“And so do I return to the monologue of my life seen as an endless novel.” Lawrence Ferlinghetti’s Little Boy (179 pages; Doubleday) is aptly self-identified as “unapologetically unclassifiable” on its jacket copy, and the poet Billy Collins called it a “torrent of consciousness” in his own review. Both descriptions are fitting for the short but powerful work by the now 100-year-old Ferlinghetti.
Little Boy begins as a rather fast-paced novel, narrated in the third person, based on Ferlinghetti’s childhood. It tells the story of Little Boy, who was raised by his Aunt Emily, later was moved to an orphanage, and then “adopted” by a wealthy but unaffectionate foster family of sorts. Just as readers settle into the story, the plot unspools into the lengthy monologue of a voice called “me-me-me.” “Me-me-me” becomes Ferlinghetti’s new central character as he transitions into the first person, and represents both Ferlinghetti and society at large, one riddled with narcissism and an obsession with the self. As Ferlinghetti abandons all punctuation and linear narrative structure, the writing reflects on the life he has lived and the world he was born into.
At times, the monologue seems circular as it returns again and again to the same few moments of his childhood, like the “cat’s eyes” tapioca pudding he remembers from the orphanage, or the bearded lover his aunt took when he was young. Among these recollections, readers are swept up in existential questions of agency, modernity, coming of age, and growing old:
I’ve summarized my past by theft and allusion and all I know is that I’ll be taking an escalator soon to the next level of existence or nonexistence and will it be the down-escalator or the up-escalator and thereby hangs the tail of this mutt and he still wagging it And how did he go from a youthful anarchism to humanitarian socialism as a creed to live by And how did he end up a painter and a poet always alienated in one way or another and still claiming that he was never ingested by the dominant culture that ingests so many rebels before they croak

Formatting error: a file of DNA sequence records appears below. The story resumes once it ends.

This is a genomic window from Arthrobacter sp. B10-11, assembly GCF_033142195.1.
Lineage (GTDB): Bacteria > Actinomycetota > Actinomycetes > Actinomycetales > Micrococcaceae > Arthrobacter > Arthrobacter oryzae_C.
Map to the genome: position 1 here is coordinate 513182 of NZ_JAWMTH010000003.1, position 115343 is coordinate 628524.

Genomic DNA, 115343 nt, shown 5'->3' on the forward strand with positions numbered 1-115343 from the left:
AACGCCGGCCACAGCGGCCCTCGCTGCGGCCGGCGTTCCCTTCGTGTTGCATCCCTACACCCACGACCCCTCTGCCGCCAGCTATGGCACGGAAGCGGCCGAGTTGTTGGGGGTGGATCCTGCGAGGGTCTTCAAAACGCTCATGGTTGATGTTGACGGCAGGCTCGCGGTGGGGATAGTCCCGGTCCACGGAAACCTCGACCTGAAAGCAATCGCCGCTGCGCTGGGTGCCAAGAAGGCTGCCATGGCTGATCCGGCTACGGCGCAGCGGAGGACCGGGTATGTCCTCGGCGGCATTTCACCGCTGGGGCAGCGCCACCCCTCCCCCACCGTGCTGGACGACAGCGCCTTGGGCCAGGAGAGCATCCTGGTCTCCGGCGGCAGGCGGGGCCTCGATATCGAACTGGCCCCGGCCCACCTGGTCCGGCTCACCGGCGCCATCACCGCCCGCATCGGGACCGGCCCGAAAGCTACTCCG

Thoreau, Ginsburg, and other iconic writers are surely present, through both their influence and by reference, in Ferlinghetti’s meditations on the cultural shifts and stagnation he witnessed throughout the 20th century. He pays homage to his past by recounting his memories (he seems to remember everything) whenever they come to mind; it is almost as much a book about the 20th century as it is a book about Ferlinghetti. And since he believes the past informs the future, it is also a book about what is to come. In fewer than 200 pages, Ferlinghetti somehow touches on religion, capitalism, patriotism, sex, trauma, war, love, and more:
and what is the plot of this novel if not the remembrance of things still not past for the past is but a cautious counselor of what has yet to come what has yet to transpire or expire so farewell final albatross as time ticks on and all of us like insects in an anthill seen from space all nebulous figures dancing in a tropic night through the night-mazes singing a lyric escape again then and why not Are we to live in despair all the time thinking only of our certain deaths so why not live the highs and ignore the lows
Eventually, the “novel” settles back into full sentences and revisits the character it began with:
Little Boy grown up dissident romantic or romantic dissident has his youthful vision of living forever, immortal as every youth is, believing his own special identity would never, could never, perish.
Ferlinghetti’s Little Boy truly is a a deluge—not a stream—of thought that allows readers to witness the author as he grapples with the life he has led. It is a privilege to view the world—past, present, and even future—through his weathered, critical, and poetic lens.